Saint Philip The Tennessee Window
Saint Philip, the Tennessee Window
Saint Philip, the third disciple that Jesus called is featured in the Tennessee window. He holds three iconographical symbols: a pen, identifying him as an evangelist; a book, denoting the gospel message he carried to Scythia (present day Ukraine); and a staff topped by a cross, which sources say he used to rid the city of Hierapolis of serpents. It also has been suggested Philip was later crucified on a tall cross in Hierapolis of Phrygia (present day Turkey). This window was installed sometime in 1911.
Tiffany posed Saint Philip as he did most of the Blandfrod saints, before a floral background. Many of the glass flowers in Tiffany’s windows were created by dropping one color into the molten mass of another to form petals of abstract flowers. Sometimes the floral abstractions resemble indentifiable blossoms like the yellow flowers in this design, suggestive of narcissus. (Martha Wrenn Briggs, The Compass Windows of Old Blandford Church).
In the contract with the Tiffany studios for the Tennessee window, the cost was $350, with a $35 fee added for “sash protection, freight and setting.” This was the standard charge for each of the now priceless compass windows installed in the Church between 1904 – 1912.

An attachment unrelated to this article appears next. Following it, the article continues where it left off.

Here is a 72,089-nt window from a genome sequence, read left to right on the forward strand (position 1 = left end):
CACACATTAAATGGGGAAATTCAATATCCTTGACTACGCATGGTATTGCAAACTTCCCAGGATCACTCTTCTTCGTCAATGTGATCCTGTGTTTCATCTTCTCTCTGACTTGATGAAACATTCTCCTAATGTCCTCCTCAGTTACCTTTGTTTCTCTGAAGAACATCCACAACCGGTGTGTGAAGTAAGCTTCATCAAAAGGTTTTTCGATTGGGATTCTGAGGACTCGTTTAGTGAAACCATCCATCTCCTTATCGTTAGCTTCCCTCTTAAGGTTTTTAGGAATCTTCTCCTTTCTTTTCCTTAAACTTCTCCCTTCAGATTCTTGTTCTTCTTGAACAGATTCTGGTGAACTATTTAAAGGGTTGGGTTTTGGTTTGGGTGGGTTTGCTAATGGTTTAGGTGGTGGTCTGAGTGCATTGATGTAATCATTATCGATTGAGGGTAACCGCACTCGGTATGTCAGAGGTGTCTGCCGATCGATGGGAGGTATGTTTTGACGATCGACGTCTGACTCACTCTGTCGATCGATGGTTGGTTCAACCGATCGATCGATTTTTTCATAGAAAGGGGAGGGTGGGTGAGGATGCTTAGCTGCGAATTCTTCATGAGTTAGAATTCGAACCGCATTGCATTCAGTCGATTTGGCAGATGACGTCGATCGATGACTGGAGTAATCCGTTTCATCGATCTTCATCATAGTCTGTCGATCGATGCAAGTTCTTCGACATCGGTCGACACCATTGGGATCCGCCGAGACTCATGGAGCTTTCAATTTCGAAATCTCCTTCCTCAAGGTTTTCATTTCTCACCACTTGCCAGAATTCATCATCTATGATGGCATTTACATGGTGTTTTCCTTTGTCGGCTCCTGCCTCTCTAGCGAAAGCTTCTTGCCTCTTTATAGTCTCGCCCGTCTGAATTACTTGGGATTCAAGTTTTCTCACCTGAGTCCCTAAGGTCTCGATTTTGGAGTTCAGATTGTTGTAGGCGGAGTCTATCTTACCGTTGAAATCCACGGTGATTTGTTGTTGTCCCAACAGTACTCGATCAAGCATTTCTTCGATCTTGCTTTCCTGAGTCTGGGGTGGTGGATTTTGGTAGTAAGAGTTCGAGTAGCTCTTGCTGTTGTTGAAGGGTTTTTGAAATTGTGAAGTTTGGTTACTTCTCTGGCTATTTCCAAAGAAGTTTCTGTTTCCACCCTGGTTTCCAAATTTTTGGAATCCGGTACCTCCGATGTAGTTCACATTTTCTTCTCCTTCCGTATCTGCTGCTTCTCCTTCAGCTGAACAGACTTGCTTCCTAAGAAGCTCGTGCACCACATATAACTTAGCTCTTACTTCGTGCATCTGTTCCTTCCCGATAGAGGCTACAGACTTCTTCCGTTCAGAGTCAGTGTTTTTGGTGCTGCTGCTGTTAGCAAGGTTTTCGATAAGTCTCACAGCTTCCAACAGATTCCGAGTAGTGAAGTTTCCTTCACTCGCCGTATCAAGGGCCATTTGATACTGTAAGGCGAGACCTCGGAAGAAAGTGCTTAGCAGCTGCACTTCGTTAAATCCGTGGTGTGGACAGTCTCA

Blandford Church is now managed by Petersburg Preservation and is open for tours on the hour, Thursday-Saturday, 10:00 a.m. – 5:00 p.m., and on Sunday, 1:00 – 5:00 p.m. with the last tour beginning each day at 4:00 p.m.
Blandford Church is now managed by the Petersburg Preservation Task Force and is open for tours on the hour, Thursday – Saturday, 10:00 a.m. – 5:00 p.m., and on Sunday, 1:00 p.m. – 5:00 p.m., with the last tour beginning each day at 4:00 p.m.
If you enjoyed reading this, read other blog posts on our site about Edgar Allan Poe, Billy Mahone or any of the Tiffany windows at historic Blandford Church:
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Featured image provided by John Rooney